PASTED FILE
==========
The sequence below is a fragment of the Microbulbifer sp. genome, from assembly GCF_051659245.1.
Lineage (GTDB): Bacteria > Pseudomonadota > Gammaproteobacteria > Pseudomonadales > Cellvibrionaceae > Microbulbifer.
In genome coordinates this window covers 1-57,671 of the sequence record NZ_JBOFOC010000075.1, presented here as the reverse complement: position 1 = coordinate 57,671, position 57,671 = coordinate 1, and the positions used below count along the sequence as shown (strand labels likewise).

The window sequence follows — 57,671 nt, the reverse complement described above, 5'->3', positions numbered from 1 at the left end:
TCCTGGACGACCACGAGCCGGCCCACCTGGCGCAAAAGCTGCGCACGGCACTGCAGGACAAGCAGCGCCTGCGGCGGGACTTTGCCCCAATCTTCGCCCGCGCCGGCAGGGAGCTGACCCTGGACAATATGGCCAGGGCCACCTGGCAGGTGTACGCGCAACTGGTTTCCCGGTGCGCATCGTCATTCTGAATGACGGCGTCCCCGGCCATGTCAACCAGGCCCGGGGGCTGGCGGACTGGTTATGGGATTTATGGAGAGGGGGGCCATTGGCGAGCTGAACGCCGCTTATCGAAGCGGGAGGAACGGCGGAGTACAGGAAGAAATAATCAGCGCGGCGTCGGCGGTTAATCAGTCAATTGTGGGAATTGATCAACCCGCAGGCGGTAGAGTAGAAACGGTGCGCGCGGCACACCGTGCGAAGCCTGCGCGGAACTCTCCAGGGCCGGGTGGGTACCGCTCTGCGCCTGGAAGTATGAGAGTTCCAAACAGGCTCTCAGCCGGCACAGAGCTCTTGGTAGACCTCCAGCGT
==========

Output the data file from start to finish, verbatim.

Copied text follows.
The sequence below is a fragment of the Microbulbifer sp. genome, from assembly GCF_051659245.1.
Lineage (GTDB): Bacteria > Pseudomonadota > Gammaproteobacteria > Pseudomonadales > Cellvibrionaceae > Microbulbifer.
In genome coordinates this window covers 1-57,671 of the sequence record NZ_JBOFOC010000075.1, presented here as the reverse complement: position 1 = coordinate 57,671, position 57,671 = coordinate 1, and the positions used below count along the sequence as shown (strand labels likewise).

The window sequence follows — 57,671 nt, the reverse complement described above, 5'->3', positions numbered from 1 at the left end:
TCCTGGACGACCACGAGCCGGCCCACCTGGCGCAAAAGCTGCGCACGGCACTGCAGGACAAGCAGCGCCTGCGGCGGGACTTTGCCCCAATCTTCGCCCGCGCCGGCAGGGAGCTGACCCTGGACAATATGGCCAGGGCCACCTGGCAGGTGTACGCGCAACTGGTTTCCCGGTGCGCATCGTCATTCTGAATGACGGCGTCCCCGGCCATGTCAACCAGGCCCGGGGGCTGGCGGACTGGTTATGGGATTTATGGAGAGGGGGGCCATTGGCGAGCTGAACGCCGCTTATCGAAGCGGGAGGAACGGCGGAGTACAGGAAGAAATAATCAGCGCGGCGTCGGCGGTTAATCAGTCAATTGTGGGAATTGATCAACCCGCAGGCGGTAGAGTAGAAACGGTGCGCGCGGCACACCGTGCGAAGCCTGCGCGGAACTCTCCAGGGCCGGGTGGGTACCGCTCTGCGCCTGGAAGTATGAGAGTTCCAAACAGGCTCTCAGCCGGCACAGAGCTCTTGGTAGACCTCCAGCGT